Independent films set in Jammu and Kashmir seem to be appearing more often on the festival circuit. This is an unusual film that draws inspiration from various sources. It presents a folkloric tale in a modern context with a narrative divided into seven chapters, each titled with a song. The songs are from a variety of sources around the Himalayan region and the film is influenced by Sufism. The focus is on a community of shepherds who range across a wide area from Northern India and Kashmir and Ladakh to Pakistan and Afghanistan. Now recognised as a ‘scheduled tribe’ in India, the Bakarwali are Muslims. As is common in South Asia, they are also seen as part of a bigger group that includes Gujjars, more associated with North Indian states such as Rajasthan. The writer-director of the film is Pushpendra Singh. He was born in Agra and attended FTII in Pune, initially training as an actor but later moving into direction and this is his fourth feature which premiered at the Berlinale in 2020 and was shown in festivals in Calcutta and Kerala before lockdown denied an expected run in PVR multiplexes. The director was able to introduce his film and to offer a Q&A at Borderlines.
He explains how the original idea came about:
I had read the folktale in 2010 and was fascinated that Vijaydan Detha [a well-known Marxist writer from Rajasthan] wrote a feminist story in the late 1960s which also dealt with desire and exploitation and how a woman in a conservative feudal society asserts herself and makes her own choices. The idea to adapt it to contemporary times was also a strong drive to choose the subject. (Quoted in a Variety piece by Naman Ramachandran, 26 November 2020)
Pushpendra Singh decided to rework the story in a contemporary political context by locating it in Kashmir and he also decided to take inspiration from the the poetry of 14th century Kashmiri mystic Lalleshwari, also known as Lalla or Lal Ded.
The Barkarwali are nomadic shepherds and goatherds who practice annual transhumance, taking their flocks up into the Himalayas in the summer months and returning to bed down in the winter. Their traditions don’t recognise boundaries, but in the contested territory of Kashmir they find themselves being harried by Indian security officials who demand more stringent forms of identity. This is personalised when, during the summer move, the shepherd Tanvir finds a bride in the form of Laila. Tradition demands that he show his strength as a future husband and then ask for her hand. It is when the group return from the mountains that they realise how much has changed. Tanvir is accused of bringing a wife across the border illegally. The Barkarwali don’t recognise borders or ‘lines of control’ – or at least they pay them lip service – but the local police chief demands that they get proper ID cards. He also has designs on Laila. She will have none of it. Both the crossing borders and the potential ‘possession’ of Laila are metaphors for the control of Kashmir as well as male power directed towards women.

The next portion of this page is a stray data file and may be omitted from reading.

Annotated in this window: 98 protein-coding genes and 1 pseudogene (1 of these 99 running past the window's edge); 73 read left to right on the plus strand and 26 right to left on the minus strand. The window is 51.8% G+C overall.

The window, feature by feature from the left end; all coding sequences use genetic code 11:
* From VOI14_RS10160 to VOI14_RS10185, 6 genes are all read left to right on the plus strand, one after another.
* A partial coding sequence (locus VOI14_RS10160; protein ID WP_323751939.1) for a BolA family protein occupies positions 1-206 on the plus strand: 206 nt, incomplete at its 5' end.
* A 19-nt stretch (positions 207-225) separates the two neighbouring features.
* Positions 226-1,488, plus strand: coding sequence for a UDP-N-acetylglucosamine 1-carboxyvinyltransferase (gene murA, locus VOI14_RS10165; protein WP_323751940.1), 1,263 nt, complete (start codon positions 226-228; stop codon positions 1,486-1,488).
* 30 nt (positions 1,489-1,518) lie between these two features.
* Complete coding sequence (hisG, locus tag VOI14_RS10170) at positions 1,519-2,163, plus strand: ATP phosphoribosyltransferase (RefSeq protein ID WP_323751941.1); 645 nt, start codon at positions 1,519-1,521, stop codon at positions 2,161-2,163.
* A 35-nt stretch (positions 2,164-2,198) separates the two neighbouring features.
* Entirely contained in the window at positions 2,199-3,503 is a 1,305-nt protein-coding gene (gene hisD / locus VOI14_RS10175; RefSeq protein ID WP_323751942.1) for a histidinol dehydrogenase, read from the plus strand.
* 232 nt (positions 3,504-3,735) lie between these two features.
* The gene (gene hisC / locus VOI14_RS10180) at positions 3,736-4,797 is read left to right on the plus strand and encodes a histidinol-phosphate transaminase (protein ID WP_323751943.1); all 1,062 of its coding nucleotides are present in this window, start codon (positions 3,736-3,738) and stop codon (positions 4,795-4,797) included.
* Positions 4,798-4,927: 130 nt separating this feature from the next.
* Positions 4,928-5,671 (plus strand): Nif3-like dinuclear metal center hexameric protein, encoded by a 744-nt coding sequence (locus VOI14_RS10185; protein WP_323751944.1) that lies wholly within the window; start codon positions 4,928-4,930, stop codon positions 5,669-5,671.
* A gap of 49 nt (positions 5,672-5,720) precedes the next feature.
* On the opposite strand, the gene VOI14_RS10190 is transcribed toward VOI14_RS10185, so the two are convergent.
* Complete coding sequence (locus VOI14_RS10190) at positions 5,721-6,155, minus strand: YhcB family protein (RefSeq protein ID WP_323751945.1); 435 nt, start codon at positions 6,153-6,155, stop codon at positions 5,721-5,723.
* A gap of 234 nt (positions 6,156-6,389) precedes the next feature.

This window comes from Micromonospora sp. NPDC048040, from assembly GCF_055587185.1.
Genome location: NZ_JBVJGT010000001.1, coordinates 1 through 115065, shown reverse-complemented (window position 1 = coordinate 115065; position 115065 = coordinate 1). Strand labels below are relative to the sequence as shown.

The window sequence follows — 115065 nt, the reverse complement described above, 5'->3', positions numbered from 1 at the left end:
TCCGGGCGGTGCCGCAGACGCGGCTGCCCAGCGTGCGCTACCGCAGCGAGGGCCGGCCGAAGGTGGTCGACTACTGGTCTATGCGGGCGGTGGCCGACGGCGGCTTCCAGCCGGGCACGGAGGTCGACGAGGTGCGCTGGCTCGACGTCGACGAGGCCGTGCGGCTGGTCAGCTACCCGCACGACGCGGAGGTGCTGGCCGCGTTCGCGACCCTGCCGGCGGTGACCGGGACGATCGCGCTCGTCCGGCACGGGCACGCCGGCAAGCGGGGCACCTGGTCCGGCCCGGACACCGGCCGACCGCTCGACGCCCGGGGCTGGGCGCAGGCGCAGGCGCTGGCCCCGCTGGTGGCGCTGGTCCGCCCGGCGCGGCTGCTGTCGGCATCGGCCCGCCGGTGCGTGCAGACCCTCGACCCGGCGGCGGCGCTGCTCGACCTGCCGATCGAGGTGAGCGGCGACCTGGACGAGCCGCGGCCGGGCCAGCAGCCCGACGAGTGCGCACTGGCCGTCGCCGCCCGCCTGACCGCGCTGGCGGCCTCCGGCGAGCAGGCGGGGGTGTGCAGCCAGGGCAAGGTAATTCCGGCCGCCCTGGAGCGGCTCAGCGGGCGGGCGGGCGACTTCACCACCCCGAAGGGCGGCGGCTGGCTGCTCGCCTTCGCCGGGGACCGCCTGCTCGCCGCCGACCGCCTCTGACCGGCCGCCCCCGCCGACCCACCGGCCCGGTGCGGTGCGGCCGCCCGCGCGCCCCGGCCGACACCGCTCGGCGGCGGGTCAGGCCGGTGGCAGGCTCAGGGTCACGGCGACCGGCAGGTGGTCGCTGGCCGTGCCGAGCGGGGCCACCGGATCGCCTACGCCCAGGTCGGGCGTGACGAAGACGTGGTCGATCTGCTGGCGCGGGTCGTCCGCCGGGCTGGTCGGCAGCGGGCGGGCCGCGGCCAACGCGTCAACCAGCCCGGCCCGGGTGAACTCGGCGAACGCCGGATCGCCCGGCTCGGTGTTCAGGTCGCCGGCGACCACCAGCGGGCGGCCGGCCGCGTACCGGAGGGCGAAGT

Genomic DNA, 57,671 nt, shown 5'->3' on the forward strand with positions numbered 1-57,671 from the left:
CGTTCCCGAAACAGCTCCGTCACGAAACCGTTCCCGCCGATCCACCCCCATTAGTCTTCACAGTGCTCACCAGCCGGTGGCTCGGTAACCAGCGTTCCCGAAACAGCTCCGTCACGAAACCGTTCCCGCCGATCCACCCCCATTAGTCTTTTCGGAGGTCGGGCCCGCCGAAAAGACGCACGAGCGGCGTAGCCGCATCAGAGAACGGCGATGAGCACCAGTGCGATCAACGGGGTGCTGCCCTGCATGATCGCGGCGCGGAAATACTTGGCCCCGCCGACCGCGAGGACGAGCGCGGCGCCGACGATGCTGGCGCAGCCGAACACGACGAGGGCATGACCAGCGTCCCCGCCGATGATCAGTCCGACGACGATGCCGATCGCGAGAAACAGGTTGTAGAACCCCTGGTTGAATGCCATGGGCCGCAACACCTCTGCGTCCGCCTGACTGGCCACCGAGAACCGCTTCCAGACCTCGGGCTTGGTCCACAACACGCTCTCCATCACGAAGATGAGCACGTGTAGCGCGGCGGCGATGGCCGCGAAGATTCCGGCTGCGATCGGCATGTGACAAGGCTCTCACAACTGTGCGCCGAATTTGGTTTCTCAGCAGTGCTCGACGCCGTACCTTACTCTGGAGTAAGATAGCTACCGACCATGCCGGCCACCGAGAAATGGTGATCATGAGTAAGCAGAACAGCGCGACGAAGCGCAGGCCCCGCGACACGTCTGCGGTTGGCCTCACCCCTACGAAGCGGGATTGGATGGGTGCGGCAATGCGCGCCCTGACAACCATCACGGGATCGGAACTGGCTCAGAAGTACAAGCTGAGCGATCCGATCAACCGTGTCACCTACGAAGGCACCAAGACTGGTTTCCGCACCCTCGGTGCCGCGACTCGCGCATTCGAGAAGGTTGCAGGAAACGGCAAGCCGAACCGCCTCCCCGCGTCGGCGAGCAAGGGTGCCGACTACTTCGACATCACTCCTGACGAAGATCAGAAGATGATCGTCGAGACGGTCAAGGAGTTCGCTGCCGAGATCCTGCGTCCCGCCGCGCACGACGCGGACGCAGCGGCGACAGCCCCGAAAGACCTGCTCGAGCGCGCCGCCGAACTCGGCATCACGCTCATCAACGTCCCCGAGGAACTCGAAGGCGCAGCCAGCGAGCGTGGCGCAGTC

The narrative then moves into a kind of folklore farce. The police chief’s assistant Mushtaq assures his boss that he can ‘tame’ Laila and bring her to his chief. Or does he simply want her for himself? She is quite prepared to play a game, but only on her own terms and leads the men on, fooling her husband and frustrating Mushtaq. The Seven Songs take us through the stages of a kind of marital comedy. The folklore elements also produce moments of symbolism. A large tree bursts into flame from a gaping hole in the trunk as a sexual symbol. The end of the film makes a dramatic reference to the 14th century poet and the clear inference is that Laila will not accept the identities that men attempt to force upon her.
The film is very beautiful and I wish I knew more about the music. Navjot Randhawa gives a strong performance as Laila. Most of the other performers are local and non-professional apart from Shahnawaz Bhat who has appeared in other films. I’m not sure if the film has got UK distribution, but if it does appear it is recommended.
Party is one of several ‘parallel cinema’ films that are now available for streaming in the UK via MUBI’s Library. It has been very difficult to see these films in anything like a decent print for many years and it is good to have this new opportunity. It is nearly 20 years since I last tried to summarise what was meant by ‘parallel cinema’ and ‘New Indian Cinema’ in the 1970s/80s. Since then, Omar Ahmed has worked hard in the UK to find film titles and scholarly work around them. His blog at ‘Movie Mahal’ and his writing and PhD research is now a very useful source of both background and reviews of specific titles. His review of this film is here. I’ll try to approach the film a little differently in an attempt to use it more as an exemplar.